At Orion and Balanga were rice mills. As the front contracted and these towns became a part of “No Man’s Land,” the mills were dismantled by the Corps of Engineers and taken t6 an area near the main QM ration dump, where they were reassembled. The palsy taken from the fields was then brought to these mills for final milling and polishing.
This rice-gathering operation (perhaps in modern military jargon it would be known as “Operation Rice”) was the responsibility of the Purchasing and Contracting Section of the QM Depot. This was perhaps a unique employment of P & C personnel. To us it meant that, rather than stay with the rear echelons, we went forward with trucks and men, and by display of leadership and initiative induced others, would not otherwise have obtained. The straw from these threshing operations was baled by primitive hand methods, and the bales were turned over to the pack trains for feed. The laborers who threshed this palay were not only fed by the Army but were paid on-the-spot wages for their work. As soon as all the palay was threshed and the straw baled, the camps were turned over to GHQ and removed from QM control.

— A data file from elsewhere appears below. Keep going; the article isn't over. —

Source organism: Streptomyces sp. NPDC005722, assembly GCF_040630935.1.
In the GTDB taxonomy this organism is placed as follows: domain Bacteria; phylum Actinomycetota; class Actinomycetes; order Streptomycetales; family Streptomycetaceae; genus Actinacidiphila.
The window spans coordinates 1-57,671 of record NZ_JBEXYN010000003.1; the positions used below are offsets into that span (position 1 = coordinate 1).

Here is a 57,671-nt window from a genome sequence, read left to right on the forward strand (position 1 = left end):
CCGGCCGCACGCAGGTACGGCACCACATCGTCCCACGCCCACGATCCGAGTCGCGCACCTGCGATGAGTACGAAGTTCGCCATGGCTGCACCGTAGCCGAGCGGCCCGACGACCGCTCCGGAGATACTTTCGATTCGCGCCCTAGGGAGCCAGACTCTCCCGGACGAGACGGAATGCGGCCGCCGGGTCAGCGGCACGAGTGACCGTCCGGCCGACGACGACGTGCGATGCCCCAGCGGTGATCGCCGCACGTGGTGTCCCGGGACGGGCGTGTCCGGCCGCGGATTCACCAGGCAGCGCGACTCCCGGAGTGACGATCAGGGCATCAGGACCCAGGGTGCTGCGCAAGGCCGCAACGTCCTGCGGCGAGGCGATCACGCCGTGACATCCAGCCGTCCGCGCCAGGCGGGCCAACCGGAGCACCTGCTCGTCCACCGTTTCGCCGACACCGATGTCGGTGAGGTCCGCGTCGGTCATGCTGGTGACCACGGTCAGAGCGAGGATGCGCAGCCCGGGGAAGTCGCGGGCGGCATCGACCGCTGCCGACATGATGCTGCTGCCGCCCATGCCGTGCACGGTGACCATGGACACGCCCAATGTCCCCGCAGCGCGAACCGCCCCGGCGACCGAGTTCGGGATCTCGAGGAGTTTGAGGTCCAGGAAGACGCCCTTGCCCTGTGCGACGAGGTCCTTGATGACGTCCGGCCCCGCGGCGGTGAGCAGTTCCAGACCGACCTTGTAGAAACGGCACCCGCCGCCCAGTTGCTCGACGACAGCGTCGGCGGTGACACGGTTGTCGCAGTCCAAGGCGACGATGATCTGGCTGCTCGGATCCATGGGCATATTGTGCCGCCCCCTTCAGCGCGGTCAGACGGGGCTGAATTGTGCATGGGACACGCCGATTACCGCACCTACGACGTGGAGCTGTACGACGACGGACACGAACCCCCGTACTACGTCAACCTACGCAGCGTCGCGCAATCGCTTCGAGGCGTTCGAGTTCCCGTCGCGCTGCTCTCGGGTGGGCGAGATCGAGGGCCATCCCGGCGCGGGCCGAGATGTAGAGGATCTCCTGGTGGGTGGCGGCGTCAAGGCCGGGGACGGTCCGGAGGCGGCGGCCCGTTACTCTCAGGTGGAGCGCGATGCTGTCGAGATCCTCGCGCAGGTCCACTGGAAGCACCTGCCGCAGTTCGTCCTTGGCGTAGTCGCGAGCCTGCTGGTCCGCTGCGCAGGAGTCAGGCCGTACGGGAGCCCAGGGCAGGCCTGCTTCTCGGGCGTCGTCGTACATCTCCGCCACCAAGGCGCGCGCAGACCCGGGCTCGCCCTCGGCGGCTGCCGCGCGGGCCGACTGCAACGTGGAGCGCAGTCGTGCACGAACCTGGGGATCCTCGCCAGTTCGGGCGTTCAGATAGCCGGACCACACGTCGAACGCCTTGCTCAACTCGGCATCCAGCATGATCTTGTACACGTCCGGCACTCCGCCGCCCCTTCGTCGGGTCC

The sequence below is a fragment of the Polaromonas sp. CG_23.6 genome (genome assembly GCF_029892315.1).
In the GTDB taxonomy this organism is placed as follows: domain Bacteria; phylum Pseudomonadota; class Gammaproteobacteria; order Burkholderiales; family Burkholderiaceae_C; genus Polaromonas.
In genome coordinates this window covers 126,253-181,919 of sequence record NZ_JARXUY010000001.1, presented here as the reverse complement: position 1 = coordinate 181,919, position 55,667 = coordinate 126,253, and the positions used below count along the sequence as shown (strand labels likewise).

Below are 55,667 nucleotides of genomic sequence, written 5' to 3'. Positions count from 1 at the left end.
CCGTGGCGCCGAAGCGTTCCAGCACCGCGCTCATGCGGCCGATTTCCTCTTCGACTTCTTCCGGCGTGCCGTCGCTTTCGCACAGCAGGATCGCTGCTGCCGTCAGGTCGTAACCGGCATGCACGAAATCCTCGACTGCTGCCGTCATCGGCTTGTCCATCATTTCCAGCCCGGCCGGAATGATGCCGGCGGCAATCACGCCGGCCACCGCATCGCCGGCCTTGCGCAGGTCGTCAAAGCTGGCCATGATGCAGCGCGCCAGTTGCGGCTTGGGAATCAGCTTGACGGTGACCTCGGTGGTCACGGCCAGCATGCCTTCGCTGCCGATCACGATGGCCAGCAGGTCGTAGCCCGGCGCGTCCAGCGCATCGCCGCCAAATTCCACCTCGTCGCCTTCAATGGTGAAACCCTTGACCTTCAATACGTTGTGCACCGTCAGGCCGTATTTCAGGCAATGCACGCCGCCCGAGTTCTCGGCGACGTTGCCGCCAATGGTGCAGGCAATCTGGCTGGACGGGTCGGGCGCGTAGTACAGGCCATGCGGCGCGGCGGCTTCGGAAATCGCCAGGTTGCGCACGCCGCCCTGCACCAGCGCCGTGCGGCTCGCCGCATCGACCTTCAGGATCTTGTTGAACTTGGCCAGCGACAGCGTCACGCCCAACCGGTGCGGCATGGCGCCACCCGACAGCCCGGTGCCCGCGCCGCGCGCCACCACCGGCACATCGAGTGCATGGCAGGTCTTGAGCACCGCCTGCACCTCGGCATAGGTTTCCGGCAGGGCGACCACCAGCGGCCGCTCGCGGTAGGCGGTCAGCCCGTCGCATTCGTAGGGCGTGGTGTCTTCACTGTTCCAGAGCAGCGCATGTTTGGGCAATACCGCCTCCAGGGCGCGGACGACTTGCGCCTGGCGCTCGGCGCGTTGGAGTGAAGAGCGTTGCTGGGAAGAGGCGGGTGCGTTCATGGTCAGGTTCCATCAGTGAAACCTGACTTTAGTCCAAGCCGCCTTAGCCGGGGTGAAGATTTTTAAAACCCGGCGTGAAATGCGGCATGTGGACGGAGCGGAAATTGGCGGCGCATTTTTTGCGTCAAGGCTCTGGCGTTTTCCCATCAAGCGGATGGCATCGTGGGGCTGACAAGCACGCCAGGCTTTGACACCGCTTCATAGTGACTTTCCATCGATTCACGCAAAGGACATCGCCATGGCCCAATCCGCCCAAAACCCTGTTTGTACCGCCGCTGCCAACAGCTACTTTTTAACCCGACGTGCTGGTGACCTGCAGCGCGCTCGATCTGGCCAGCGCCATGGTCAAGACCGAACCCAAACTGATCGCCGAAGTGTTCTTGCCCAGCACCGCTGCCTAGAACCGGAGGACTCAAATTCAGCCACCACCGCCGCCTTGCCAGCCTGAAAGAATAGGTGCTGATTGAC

Another operation undertaken by the QMC, working in conjunction with the Veterinary Corps, was the procuring and slaughtering of water carabao. Many hundreds of carabao had been abandoned by their owners in the face of the Japanese advance, and were running wild over all parts of Bataan. Accordingly a project was organized to obtain as many of these animals as possible for our use. A stock pen was set up, to which were taken all carabao obtained. Whenever a carabao was commandeered for the Army, every effort was made to ascertain the identity of the owner and reimburse him, either in cash or by voucher, for his animal. Many of the owners, of course, could not be identified, as they had abandoned their property.
These carabao were slaughtered at the stock pen, and their carcasses were shipped to Correuidor, where they were placed in the cold storage plant for freezing and storage. Nightly delivery of the frozen carcasses was made from Corregidor to Bataan. As this supply of meat, however, was entirely inadequate to supply the forces, great difficulty was experienced in making fair and equitable distribution of such supply. As the food situation grew worse it became necessary to slaughter all the Army’s horses and mules, except those of the pack-train. Every effort was likewise made to make fair distribution of this meat, but “leaks” along the line of supply from the QMDP to the using units were difficult problems.